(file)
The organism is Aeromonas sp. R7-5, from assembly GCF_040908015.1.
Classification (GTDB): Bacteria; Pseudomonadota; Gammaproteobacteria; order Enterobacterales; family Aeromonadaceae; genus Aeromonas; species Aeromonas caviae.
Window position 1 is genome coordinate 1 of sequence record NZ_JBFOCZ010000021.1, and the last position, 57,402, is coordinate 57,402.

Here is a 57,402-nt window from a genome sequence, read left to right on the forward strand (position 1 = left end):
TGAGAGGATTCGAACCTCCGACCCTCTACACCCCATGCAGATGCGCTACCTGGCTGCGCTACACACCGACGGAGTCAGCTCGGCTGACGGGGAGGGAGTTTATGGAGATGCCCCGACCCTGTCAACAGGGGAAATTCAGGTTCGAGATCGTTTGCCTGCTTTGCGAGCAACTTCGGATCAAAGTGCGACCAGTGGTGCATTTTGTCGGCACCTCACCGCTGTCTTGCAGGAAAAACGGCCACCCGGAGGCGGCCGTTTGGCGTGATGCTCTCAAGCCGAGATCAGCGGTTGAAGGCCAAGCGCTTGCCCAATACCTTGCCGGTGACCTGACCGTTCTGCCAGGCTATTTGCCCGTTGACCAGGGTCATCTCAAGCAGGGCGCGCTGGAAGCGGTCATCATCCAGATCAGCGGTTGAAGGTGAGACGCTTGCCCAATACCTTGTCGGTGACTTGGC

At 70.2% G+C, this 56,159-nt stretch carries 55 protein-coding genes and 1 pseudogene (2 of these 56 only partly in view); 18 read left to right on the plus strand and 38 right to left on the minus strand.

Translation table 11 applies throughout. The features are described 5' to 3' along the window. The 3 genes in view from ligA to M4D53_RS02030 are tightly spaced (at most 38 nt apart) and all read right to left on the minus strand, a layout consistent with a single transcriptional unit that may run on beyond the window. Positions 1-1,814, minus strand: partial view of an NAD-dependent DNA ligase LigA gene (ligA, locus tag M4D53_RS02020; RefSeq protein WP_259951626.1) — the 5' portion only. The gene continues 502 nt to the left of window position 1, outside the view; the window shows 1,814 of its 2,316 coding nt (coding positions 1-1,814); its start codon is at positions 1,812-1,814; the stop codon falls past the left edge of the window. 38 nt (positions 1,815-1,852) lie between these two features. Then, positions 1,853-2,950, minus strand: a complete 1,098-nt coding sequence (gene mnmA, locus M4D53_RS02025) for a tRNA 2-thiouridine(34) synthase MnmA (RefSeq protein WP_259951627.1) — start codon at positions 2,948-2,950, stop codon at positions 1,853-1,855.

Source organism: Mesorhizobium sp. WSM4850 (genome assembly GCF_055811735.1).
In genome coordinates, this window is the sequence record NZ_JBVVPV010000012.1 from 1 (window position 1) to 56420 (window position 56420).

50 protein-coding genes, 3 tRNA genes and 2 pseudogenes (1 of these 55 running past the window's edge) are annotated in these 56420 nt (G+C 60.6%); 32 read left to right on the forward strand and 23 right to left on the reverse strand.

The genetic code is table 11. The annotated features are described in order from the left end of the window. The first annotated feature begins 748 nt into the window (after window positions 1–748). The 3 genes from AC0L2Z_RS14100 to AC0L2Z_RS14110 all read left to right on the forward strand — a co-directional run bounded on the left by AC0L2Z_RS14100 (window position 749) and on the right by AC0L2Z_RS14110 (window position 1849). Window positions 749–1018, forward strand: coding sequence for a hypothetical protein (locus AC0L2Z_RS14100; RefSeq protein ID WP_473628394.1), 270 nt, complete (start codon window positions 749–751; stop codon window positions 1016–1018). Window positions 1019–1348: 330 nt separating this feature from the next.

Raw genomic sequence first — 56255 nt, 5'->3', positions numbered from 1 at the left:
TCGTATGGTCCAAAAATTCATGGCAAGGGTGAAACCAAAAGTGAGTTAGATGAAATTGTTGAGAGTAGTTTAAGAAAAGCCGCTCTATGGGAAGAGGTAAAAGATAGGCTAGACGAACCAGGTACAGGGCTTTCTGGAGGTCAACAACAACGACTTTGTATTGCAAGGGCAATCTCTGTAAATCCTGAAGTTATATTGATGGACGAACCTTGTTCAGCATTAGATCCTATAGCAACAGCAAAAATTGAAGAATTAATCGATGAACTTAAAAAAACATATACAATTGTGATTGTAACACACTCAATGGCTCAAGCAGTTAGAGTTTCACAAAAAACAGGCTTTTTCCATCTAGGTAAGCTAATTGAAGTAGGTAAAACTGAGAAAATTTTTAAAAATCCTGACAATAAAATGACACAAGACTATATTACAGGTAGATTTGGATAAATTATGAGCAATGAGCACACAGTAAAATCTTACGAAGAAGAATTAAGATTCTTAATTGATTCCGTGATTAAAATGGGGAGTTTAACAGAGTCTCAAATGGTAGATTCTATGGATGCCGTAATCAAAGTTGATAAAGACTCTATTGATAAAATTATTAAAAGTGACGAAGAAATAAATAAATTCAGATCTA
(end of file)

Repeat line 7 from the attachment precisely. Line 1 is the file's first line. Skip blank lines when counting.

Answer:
Translation table 11 applies throughout. The features are described 5' to 3' along the window. The 3 genes in view from ligA to M4D53_RS02030 are tightly spaced (at most 38 nt apart) and all read right to left on the minus strand, a layout consistent with a single transcriptional unit that may run on beyond the window. Positions 1-1,814, minus strand: partial view of an NAD-dependent DNA ligase LigA gene (ligA, locus tag M4D53_RS02020; RefSeq protein WP_259951626.1) — the 5' portion only. The gene continues 502 nt to the left of window position 1, outside the view; the window shows 1,814 of its 2,316 coding nt (coding positions 1-1,814); its start codon is at positions 1,812-1,814; the stop codon falls past the left edge of the window. 38 nt (positions 1,815-1,852) lie between these two features. Then, positions 1,853-2,950, minus strand: a complete 1,098-nt coding sequence (gene mnmA, locus M4D53_RS02025) for a tRNA 2-thiouridine(34) synthase MnmA (RefSeq protein WP_259951627.1) — start codon at positions 2,948-2,950, stop codon at positions 1,853-1,855.